The incredible thing about Local Heroes, the series of short films made by local artists at the Toronto Inside Out Film Festival, is when you start to see the influence artists, actors, and organizations have on each other’s work. New Zealand–born drag queen and certifiable local hero Judy Virago appeared in not one, but two of the short films. She starred in What Makes Me a Woman, a short documentary where she reflects on her gender identity leading up to a breast augmentation procedure, and made a cameo in Monster Mash, where she was spit on by drag colleague Igby Lizzard in a truly divine John Waters reference. Film review contributor Michael Lyons caught up with Virago the morning after the Local Heroes screening.
Michael Lyons: First of all, again, congratulations on What Makes Me a Woman. How does it feel to be a Local Hero?
Judy Virago: It feels pretty wonderful! I’ve been coming to Inside Out for about four years now and this was my second time being a part of something presented in Local Heroes, but this time was bigger for me because it was such a personal story, and coincidentally fell on the exact date of my one-year boobaversary!
ML: How did the project come about?
JV: Vince Racanelli, the director, originally contacted me through social media. He had been a fan of my shows and costumes but we’d never actually met. He pitched an idea to me about making a short documentary on a group of different trans people, so I met up with him and we got talking. I was worried about a cisgender person telling a cliché “I’m in the wrong body” transition story and wanted to make sure that the subject wouldn’t be sensationalized. I was also worried about people getting confused about the difference between a drag queen and a transgender person (and I just happen to be both). I think at the time Vince didn’t have a set idea of what story he wanted to tell, he was just open to letting it happen, and I had just scheduled the date for my breast augmentation, so the timing was all just very serendipitous.
ML: What was it like having a camera crew in your life?
JV: I was resistant at first because at the same time as acknowledging the importance of sharing our stories, I was so wary of “transploitation.” I’ve been on hundreds of stages, and I’ve worked in film and TV before, but actually having a crew around just to capture my life made me feel very exposed. I felt very vulnerable and guarded on the first day, which was when we filmed the interview, but I loosened up as we got to know each other and was absolutely elated with the final product. Vince and his crew were very respectful the whole time, and when they slipped up on anything they were open to correction and learnt quickly.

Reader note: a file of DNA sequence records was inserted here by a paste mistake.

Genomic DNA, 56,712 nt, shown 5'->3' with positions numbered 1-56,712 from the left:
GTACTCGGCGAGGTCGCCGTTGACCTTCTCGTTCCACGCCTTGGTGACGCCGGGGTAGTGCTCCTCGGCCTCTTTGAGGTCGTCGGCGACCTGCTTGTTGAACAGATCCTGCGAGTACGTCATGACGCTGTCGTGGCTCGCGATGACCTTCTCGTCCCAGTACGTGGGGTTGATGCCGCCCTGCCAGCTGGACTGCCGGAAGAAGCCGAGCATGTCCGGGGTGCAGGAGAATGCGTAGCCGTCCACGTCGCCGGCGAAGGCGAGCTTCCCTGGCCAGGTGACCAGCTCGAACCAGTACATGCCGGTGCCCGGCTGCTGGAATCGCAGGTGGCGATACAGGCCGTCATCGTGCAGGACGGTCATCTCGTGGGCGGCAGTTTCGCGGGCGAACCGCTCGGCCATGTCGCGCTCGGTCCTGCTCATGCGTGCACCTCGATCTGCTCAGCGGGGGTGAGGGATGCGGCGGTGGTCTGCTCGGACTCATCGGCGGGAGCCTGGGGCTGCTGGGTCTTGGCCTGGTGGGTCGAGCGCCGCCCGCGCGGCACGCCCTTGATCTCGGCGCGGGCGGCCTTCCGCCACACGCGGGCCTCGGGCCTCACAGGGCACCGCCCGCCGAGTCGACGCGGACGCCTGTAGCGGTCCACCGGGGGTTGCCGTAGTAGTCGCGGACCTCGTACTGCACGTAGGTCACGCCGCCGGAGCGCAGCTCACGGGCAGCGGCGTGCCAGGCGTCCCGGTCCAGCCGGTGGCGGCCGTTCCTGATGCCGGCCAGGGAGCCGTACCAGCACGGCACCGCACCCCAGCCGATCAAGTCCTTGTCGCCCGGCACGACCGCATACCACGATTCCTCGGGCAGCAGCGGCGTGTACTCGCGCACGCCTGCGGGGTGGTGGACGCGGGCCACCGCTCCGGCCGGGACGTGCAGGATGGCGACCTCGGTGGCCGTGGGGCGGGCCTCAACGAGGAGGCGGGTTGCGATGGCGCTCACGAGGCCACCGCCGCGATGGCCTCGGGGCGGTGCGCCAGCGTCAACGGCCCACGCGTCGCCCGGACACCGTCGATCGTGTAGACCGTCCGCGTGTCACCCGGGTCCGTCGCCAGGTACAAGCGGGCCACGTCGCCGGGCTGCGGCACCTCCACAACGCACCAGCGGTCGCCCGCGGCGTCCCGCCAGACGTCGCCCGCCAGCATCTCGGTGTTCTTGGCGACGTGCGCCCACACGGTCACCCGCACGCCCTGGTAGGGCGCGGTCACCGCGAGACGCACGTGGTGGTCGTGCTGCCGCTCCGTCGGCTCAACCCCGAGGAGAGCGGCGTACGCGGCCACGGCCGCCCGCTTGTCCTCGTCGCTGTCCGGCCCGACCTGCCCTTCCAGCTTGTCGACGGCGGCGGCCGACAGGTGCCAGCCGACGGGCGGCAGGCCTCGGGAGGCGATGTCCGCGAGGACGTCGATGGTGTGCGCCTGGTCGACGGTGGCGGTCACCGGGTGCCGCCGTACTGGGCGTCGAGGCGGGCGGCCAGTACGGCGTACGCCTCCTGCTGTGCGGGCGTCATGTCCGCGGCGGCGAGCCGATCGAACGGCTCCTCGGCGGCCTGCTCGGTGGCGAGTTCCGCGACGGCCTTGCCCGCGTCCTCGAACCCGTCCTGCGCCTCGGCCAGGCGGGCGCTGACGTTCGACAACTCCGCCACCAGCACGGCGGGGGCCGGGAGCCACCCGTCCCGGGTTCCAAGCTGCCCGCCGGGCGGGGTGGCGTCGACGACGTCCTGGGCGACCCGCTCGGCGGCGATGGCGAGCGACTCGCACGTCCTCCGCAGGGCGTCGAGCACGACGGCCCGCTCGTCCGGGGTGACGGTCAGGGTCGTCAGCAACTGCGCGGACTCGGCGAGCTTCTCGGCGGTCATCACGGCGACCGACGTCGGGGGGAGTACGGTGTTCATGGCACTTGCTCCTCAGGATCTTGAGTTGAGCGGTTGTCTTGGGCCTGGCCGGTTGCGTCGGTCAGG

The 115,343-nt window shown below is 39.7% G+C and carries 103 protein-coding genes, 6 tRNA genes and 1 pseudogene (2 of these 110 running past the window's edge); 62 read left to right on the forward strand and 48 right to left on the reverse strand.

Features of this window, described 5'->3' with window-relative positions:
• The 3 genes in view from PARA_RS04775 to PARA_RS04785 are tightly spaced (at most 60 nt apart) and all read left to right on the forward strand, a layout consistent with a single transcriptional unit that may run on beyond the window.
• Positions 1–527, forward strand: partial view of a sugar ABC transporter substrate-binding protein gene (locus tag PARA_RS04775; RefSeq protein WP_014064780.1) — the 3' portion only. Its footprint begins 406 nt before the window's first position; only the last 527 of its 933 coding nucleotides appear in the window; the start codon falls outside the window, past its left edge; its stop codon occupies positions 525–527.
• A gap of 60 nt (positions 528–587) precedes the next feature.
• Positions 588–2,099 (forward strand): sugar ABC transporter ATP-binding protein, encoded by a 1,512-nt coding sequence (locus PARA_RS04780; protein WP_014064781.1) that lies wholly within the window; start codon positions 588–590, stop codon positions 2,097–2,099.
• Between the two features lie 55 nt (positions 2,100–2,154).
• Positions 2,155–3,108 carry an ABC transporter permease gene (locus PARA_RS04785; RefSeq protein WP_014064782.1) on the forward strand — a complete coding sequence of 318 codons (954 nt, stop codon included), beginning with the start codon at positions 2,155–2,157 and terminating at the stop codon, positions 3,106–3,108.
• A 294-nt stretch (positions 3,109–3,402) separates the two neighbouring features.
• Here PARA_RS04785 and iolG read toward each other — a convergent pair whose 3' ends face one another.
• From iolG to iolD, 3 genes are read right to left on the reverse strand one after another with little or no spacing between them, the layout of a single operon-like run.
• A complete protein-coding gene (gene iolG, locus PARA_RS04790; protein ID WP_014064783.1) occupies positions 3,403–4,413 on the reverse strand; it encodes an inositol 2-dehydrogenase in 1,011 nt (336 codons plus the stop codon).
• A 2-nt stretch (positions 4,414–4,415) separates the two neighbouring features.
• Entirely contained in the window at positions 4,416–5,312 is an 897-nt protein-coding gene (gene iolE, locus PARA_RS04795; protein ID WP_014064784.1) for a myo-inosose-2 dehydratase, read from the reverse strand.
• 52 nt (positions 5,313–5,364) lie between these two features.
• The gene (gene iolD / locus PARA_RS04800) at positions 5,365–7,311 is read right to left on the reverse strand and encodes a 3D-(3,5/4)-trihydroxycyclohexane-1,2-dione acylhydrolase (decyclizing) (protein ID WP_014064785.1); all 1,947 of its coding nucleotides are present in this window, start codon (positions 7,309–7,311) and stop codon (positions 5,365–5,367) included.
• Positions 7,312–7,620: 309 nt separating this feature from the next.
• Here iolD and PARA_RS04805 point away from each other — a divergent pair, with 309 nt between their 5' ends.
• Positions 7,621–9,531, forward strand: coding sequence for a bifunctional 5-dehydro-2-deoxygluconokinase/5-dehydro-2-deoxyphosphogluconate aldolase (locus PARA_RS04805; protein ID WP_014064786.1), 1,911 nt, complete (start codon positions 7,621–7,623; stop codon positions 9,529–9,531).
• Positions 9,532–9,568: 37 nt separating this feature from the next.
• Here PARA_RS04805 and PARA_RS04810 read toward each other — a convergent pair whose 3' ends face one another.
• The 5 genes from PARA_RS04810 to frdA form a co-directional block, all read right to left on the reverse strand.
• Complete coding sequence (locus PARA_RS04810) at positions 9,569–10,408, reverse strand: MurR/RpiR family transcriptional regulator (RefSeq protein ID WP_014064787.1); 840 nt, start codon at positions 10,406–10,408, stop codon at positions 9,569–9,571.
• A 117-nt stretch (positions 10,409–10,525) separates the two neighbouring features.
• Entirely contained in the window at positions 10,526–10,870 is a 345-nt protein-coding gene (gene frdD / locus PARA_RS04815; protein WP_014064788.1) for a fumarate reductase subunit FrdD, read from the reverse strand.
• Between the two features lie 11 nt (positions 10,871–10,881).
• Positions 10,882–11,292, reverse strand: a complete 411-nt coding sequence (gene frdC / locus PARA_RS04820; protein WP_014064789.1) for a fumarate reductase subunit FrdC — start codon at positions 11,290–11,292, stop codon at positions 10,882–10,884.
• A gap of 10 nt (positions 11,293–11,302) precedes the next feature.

ML: Did you have any other favourites from the Local Heroes shorts last night?
JV: The whole showcase was pretty brilliant, really. I loved Midnight at the Continental because I’m a sucker for local queer history. All That Is Left Unsaid was beautiful, and the soundscape created was mesmerizing. Bedding Andrew really got to me because Andrew was so candid and generous with his story and although his is not a voice we often hear in the queer community, and his experience is so specific, the feelings he shares are universal. And of course Monster Mash; Mark Pariselli is a genius, he packs so many references into the film (and it really is a horror story—who wants to drunkenly take someone home only to find out they don’t actually want to have sex?).
ML: Last question. What’s it feel like to be a Pink Flamingos reference (especially with Igby Lizzard spitting on you on the big screen)?
JV: Amazing! Connie Marble is one of my all-time favourite movie characters! Igby and I had just done our John Waters tribute party “BAD TUCK: The Filthiest People Alive,” and Mark saw the outfits and asked us to be in the film. Seeing Igby spit on me in all her glorious Divinity was probably the highlight of the night.
What Makes Me a Woman and Monster Mash screened as part of the Local Heroes shorts series on May 28, 2015, at the Inside Out Film Festival in Toronto.
Michael Lyons (@queer_mikey) is a queer-identified writer, journalist, and game maker. He writes for DailyXtra.com, where he and a colleague pen History Boys, a bi-monthly column on lesser-known LGBT history. He has a story coming out in an upcoming anthology titled Rad Women and the Things They Did. He is also working on his first video game, an episode of a popular LGBT-positive dating sim for young people.